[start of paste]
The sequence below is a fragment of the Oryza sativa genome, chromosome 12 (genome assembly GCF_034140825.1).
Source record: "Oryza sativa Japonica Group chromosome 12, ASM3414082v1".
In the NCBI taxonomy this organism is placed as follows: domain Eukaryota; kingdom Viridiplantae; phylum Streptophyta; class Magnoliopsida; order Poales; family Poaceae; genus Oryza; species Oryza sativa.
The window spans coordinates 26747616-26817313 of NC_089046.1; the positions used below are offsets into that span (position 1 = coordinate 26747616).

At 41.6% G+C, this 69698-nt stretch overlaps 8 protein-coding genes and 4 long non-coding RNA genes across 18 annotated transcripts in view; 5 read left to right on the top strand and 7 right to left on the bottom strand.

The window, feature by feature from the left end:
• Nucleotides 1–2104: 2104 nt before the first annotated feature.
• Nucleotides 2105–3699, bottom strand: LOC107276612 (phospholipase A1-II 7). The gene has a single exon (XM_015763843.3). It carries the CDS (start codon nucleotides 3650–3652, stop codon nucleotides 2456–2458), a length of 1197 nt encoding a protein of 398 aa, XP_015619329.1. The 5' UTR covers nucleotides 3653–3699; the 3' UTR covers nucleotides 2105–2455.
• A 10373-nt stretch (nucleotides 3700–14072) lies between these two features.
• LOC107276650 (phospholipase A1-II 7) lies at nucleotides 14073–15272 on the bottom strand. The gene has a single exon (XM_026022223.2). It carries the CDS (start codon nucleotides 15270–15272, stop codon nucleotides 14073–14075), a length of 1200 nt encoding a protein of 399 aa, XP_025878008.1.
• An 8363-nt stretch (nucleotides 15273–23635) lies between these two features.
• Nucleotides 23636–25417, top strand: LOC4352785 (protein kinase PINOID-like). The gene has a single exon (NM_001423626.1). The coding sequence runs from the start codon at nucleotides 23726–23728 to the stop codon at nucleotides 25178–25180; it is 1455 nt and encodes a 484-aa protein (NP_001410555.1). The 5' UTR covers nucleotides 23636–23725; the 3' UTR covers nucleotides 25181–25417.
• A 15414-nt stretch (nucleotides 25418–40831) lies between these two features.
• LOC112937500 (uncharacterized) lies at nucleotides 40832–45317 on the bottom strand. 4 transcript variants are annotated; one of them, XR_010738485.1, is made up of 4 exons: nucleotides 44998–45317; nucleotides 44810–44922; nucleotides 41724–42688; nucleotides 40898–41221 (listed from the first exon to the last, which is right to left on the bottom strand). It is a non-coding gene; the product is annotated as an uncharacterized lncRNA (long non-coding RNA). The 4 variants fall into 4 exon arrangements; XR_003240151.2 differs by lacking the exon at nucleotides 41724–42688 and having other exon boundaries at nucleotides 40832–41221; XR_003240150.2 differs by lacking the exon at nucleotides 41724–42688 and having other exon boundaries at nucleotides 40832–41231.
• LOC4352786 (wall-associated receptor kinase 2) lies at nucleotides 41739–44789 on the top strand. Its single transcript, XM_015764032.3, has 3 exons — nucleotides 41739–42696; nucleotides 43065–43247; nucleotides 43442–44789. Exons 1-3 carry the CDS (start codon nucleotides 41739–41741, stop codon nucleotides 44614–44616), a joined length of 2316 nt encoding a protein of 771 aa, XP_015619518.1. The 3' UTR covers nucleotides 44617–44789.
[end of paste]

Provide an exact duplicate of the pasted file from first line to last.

The sequence below is a fragment of the Oryza sativa genome, chromosome 12 (genome assembly GCF_034140825.1).
Source record: "Oryza sativa Japonica Group chromosome 12, ASM3414082v1".
In the NCBI taxonomy this organism is placed as follows: domain Eukaryota; kingdom Viridiplantae; phylum Streptophyta; class Magnoliopsida; order Poales; family Poaceae; genus Oryza; species Oryza sativa.
The window spans coordinates 26747616-26817313 of NC_089046.1; the positions used below are offsets into that span (position 1 = coordinate 26747616).

At 41.6% G+C, this 69698-nt stretch overlaps 8 protein-coding genes and 4 long non-coding RNA genes across 18 annotated transcripts in view; 5 read left to right on the top strand and 7 right to left on the bottom strand.

The window, feature by feature from the left end:
• Nucleotides 1–2104: 2104 nt before the first annotated feature.
• Nucleotides 2105–3699, bottom strand: LOC107276612 (phospholipase A1-II 7). The gene has a single exon (XM_015763843.3). It carries the CDS (start codon nucleotides 3650–3652, stop codon nucleotides 2456–2458), a length of 1197 nt encoding a protein of 398 aa, XP_015619329.1. The 5' UTR covers nucleotides 3653–3699; the 3' UTR covers nucleotides 2105–2455.
• A 10373-nt stretch (nucleotides 3700–14072) lies between these two features.
• LOC107276650 (phospholipase A1-II 7) lies at nucleotides 14073–15272 on the bottom strand. The gene has a single exon (XM_026022223.2). It carries the CDS (start codon nucleotides 15270–15272, stop codon nucleotides 14073–14075), a length of 1200 nt encoding a protein of 399 aa, XP_025878008.1.
• An 8363-nt stretch (nucleotides 15273–23635) lies between these two features.
• Nucleotides 23636–25417, top strand: LOC4352785 (protein kinase PINOID-like). The gene has a single exon (NM_001423626.1). The coding sequence runs from the start codon at nucleotides 23726–23728 to the stop codon at nucleotides 25178–25180; it is 1455 nt and encodes a 484-aa protein (NP_001410555.1). The 5' UTR covers nucleotides 23636–23725; the 3' UTR covers nucleotides 25181–25417.
• A 15414-nt stretch (nucleotides 25418–40831) lies between these two features.
• LOC112937500 (uncharacterized) lies at nucleotides 40832–45317 on the bottom strand. 4 transcript variants are annotated; one of them, XR_010738485.1, is made up of 4 exons: nucleotides 44998–45317; nucleotides 44810–44922; nucleotides 41724–42688; nucleotides 40898–41221 (listed from the first exon to the last, which is right to left on the bottom strand). It is a non-coding gene; the product is annotated as an uncharacterized lncRNA (long non-coding RNA). The 4 variants fall into 4 exon arrangements; XR_003240151.2 differs by lacking the exon at nucleotides 41724–42688 and having other exon boundaries at nucleotides 40832–41221; XR_003240150.2 differs by lacking the exon at nucleotides 41724–42688 and having other exon boundaries at nucleotides 40832–41231.
• LOC4352786 (wall-associated receptor kinase 2) lies at nucleotides 41739–44789 on the top strand. Its single transcript, XM_015764032.3, has 3 exons — nucleotides 41739–42696; nucleotides 43065–43247; nucleotides 43442–44789. Exons 1-3 carry the CDS (start codon nucleotides 41739–41741, stop codon nucleotides 44614–44616), a joined length of 2316 nt encoding a protein of 771 aa, XP_015619518.1. The 3' UTR covers nucleotides 44617–44789.